The legacy securities program is similar but not identical. It works through the Federal Reserve. It is not open to as wide a range of purchasers, so some of the benefits should (I think) go to the buyers, rather than having all the rents accrue to the sellers.And it works through leveraging a separate program, called the TALF, rather than through the FDIC’s guaranteed loans. I don’t think that walking through all the mechanics of the securities program adds a tremendous amount of value, because I want to get to the conclusions.
Results (if it works):
- They fill capital holes in a broad array of banks through the Capital Purchase Program (aka TARP II).
- They supplement CPP by finding and filling capital holes in the sickest big banks through the stress tests plus targeted capital investments, aka the Capital Assistance Program.
- They buy bad assets from Large Bank and others, leveraging FDIC (for loans) and Fed (for securities) balance sheets, plus a little private money, to make TARP dollars go farther and buy more bad assets. This is good because it helps them solve more of the downside risk problem, but bad because they are exposing taxpayer to more risk.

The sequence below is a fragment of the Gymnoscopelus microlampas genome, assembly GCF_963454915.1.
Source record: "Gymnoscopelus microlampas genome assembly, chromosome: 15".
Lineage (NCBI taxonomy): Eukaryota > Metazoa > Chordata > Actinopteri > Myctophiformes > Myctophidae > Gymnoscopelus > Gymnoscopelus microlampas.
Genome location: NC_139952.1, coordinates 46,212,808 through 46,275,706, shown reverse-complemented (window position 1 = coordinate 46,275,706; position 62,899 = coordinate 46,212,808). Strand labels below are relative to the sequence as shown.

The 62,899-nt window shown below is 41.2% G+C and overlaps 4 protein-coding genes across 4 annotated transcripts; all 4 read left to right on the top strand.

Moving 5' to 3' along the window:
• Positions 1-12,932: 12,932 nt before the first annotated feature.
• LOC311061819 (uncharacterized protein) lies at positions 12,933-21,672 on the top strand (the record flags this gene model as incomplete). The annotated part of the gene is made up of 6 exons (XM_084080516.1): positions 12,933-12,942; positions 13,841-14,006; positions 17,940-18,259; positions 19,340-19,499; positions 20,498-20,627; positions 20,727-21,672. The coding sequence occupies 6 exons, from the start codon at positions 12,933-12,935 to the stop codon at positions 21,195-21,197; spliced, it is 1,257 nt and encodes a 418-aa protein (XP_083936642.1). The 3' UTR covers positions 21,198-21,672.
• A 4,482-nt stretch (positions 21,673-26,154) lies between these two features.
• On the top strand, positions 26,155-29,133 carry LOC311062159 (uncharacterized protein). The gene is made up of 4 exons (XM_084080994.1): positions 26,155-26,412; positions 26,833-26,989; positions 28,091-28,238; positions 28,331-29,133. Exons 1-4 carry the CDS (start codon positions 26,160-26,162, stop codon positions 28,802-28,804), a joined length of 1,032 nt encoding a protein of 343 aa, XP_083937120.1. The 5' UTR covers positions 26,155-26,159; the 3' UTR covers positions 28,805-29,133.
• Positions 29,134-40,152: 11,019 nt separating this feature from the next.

- By subsidizing the guarantee fee and taking a lot of the downside risk, purchase prices (at least for loans) should allow banks to get more than current market prices for those assets (at least for the loans). This helps those banks dump their bad risks on the government and gives them a bit more capital.
- The FDIC and Fed bear the downside risk associated with these bad loans and securities. Ultimately the taxpayer bears the downside risk carried by the Fed. It is unclear who bears the downside risk carried by FDIC — the taxpayer or the banking industry. FDIC is supposed to be self-financing through fees on insured institutions.
- The Administration has political cover if and when market prices for these assets are above current market prices.They will continue to hide behind “the private sector choosing the prices,” even though they have distorted those prices through subsidized loan guarantees.
With TARP III the Obama Team has figured out a way to make TARP dollars go farther. They are using this extra room to try to address both the banks’ capital holes and the downside risk / bad assets problems. I hope it works.